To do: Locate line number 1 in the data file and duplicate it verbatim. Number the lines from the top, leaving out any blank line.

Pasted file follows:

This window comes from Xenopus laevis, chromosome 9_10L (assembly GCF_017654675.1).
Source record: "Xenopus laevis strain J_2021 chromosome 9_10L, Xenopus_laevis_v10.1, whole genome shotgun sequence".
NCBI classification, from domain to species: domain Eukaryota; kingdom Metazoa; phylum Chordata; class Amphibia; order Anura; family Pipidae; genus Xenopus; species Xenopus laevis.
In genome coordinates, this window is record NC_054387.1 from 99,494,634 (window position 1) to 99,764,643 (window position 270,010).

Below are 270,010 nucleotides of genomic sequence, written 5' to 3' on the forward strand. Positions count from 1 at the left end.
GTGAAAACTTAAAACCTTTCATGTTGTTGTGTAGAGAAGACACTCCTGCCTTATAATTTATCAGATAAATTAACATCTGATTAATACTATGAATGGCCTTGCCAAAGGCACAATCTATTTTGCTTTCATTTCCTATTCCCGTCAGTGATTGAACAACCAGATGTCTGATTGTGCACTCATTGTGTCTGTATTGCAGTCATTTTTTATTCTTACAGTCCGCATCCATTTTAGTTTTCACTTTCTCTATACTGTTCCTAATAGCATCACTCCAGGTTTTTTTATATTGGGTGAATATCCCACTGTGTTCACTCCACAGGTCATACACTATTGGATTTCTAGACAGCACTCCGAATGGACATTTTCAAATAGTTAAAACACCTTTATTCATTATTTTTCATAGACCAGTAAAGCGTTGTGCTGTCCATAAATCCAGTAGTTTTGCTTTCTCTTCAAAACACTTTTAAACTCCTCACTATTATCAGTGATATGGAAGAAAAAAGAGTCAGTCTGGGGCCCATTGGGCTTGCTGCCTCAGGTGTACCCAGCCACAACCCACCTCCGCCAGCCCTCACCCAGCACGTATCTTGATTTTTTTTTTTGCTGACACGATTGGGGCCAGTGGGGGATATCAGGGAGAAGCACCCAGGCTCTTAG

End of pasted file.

This window comes from Xenopus laevis, chromosome 9_10L (assembly GCF_017654675.1).